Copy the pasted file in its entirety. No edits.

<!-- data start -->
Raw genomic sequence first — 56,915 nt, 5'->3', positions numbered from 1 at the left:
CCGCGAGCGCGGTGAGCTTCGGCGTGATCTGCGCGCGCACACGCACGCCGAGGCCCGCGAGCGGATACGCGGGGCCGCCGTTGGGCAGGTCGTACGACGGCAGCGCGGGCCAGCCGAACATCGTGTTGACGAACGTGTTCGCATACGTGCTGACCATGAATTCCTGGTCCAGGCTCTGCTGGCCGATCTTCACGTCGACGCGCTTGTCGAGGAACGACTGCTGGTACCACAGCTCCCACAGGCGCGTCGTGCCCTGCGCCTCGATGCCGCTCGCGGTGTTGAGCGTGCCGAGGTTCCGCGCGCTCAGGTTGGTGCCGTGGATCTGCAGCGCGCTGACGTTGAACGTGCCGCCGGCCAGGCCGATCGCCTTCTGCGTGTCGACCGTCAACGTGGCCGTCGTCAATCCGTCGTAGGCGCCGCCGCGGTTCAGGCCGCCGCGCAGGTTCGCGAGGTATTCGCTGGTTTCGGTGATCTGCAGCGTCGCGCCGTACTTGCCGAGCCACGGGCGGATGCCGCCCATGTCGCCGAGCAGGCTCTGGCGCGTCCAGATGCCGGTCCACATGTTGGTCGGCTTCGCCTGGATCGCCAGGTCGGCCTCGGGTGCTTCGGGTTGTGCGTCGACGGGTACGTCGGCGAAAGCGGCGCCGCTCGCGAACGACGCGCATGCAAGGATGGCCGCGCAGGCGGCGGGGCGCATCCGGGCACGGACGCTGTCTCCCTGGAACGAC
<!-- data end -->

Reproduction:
Raw genomic sequence first — 56,915 nt, 5'->3', positions numbered from 1 at the left:
CCGCGAGCGCGGTGAGCTTCGGCGTGATCTGCGCGCGCACACGCACGCCGAGGCCCGCGAGCGGATACGCGGGGCCGCCGTTGGGCAGGTCGTACGACGGCAGCGCGGGCCAGCCGAACATCGTGTTGACGAACGTGTTCGCATACGTGCTGACCATGAATTCCTGGTCCAGGCTCTGCTGGCCGATCTTCACGTCGACGCGCTTGTCGAGGAACGACTGCTGGTACCACAGCTCCCACAGGCGCGTCGTGCCCTGCGCCTCGATGCCGCTCGCGGTGTTGAGCGTGCCGAGGTTCCGCGCGCTCAGGTTGGTGCCGTGGATCTGCAGCGCGCTGACGTTGAACGTGCCGCCGGCCAGGCCGATCGCCTTCTGCGTGTCGACCGTCAACGTGGCCGTCGTCAATCCGTCGTAGGCGCCGCCGCGGTTCAGGCCGCCGCGCAGGTTCGCGAGGTATTCGCTGGTTTCGGTGATCTGCAGCGTCGCGCCGTACTTGCCGAGCCACGGGCGGATGCCGCCCATGTCGCCGAGCAGGCTCTGGCGCGTCCAGATGCCGGTCCACATGTTGGTCGGCTTCGCCTGGATCGCCAGGTCGGCCTCGGGTGCTTCGGGTTGTGCGTCGACGGGTACGTCGGCGAAAGCGGCGCCGCTCGCGAACGACGCGCATGCAAGGATGGCCGCGCAGGCGGCGGGGCGCATCCGGGCACGGACGCTGTCTCCCTGGAACGAC